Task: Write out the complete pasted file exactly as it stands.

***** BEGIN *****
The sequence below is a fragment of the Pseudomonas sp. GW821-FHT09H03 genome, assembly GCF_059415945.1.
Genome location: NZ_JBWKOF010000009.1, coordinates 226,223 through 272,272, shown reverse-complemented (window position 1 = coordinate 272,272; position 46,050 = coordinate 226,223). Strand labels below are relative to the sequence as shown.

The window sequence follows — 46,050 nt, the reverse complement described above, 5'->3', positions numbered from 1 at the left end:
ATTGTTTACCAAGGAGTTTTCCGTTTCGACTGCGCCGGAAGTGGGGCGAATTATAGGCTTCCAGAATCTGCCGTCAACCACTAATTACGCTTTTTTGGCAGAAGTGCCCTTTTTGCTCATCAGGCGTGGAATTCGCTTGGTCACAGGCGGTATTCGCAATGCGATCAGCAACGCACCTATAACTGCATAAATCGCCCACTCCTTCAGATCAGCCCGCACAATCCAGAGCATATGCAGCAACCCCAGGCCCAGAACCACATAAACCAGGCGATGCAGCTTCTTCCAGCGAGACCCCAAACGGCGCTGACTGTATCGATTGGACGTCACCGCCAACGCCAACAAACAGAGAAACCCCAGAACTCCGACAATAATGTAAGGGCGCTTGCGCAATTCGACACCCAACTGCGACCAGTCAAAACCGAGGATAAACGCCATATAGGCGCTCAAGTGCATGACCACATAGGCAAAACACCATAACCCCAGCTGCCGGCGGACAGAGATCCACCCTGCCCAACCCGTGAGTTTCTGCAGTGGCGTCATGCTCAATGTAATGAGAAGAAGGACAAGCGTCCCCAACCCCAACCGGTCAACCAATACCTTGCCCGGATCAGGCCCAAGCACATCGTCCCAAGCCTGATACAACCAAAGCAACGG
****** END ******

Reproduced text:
The sequence below is a fragment of the Pseudomonas sp. GW821-FHT09H03 genome, assembly GCF_059415945.1.
Genome location: NZ_JBWKOF010000009.1, coordinates 226,223 through 272,272, shown reverse-complemented (window position 1 = coordinate 272,272; position 46,050 = coordinate 226,223). Strand labels below are relative to the sequence as shown.

The window sequence follows — 46,050 nt, the reverse complement described above, 5'->3', positions numbered from 1 at the left end:
ATTGTTTACCAAGGAGTTTTCCGTTTCGACTGCGCCGGAAGTGGGGCGAATTATAGGCTTCCAGAATCTGCCGTCAACCACTAATTACGCTTTTTTGGCAGAAGTGCCCTTTTTGCTCATCAGGCGTGGAATTCGCTTGGTCACAGGCGGTATTCGCAATGCGATCAGCAACGCACCTATAACTGCATAAATCGCCCACTCCTTCAGATCAGCCCGCACAATCCAGAGCATATGCAGCAACCCCAGGCCCAGAACCACATAAACCAGGCGATGCAGCTTCTTCCAGCGAGACCCCAAACGGCGCTGACTGTATCGATTGGACGTCACCGCCAACGCCAACAAACAGAGAAACCCCAGAACTCCGACAATAATGTAAGGGCGCTTGCGCAATTCGACACCCAACTGCGACCAGTCAAAACCGAGGATAAACGCCATATAGGCGCTCAAGTGCATGACCACATAGGCAAAACACCATAACCCCAGCTGCCGGCGGACAGAGATCCACCCTGCCCAACCCGTGAGTTTCTGCAGTGGCGTCATGCTCAATGTAATGAGAAGAAGGACAAGCGTCCCCAACCCCAACCGGTCAACCAATACCTTGCCCGGATCAGGCCCAAGCACATCGTCCCAAGCCTGATACAACCAAAGCAACGG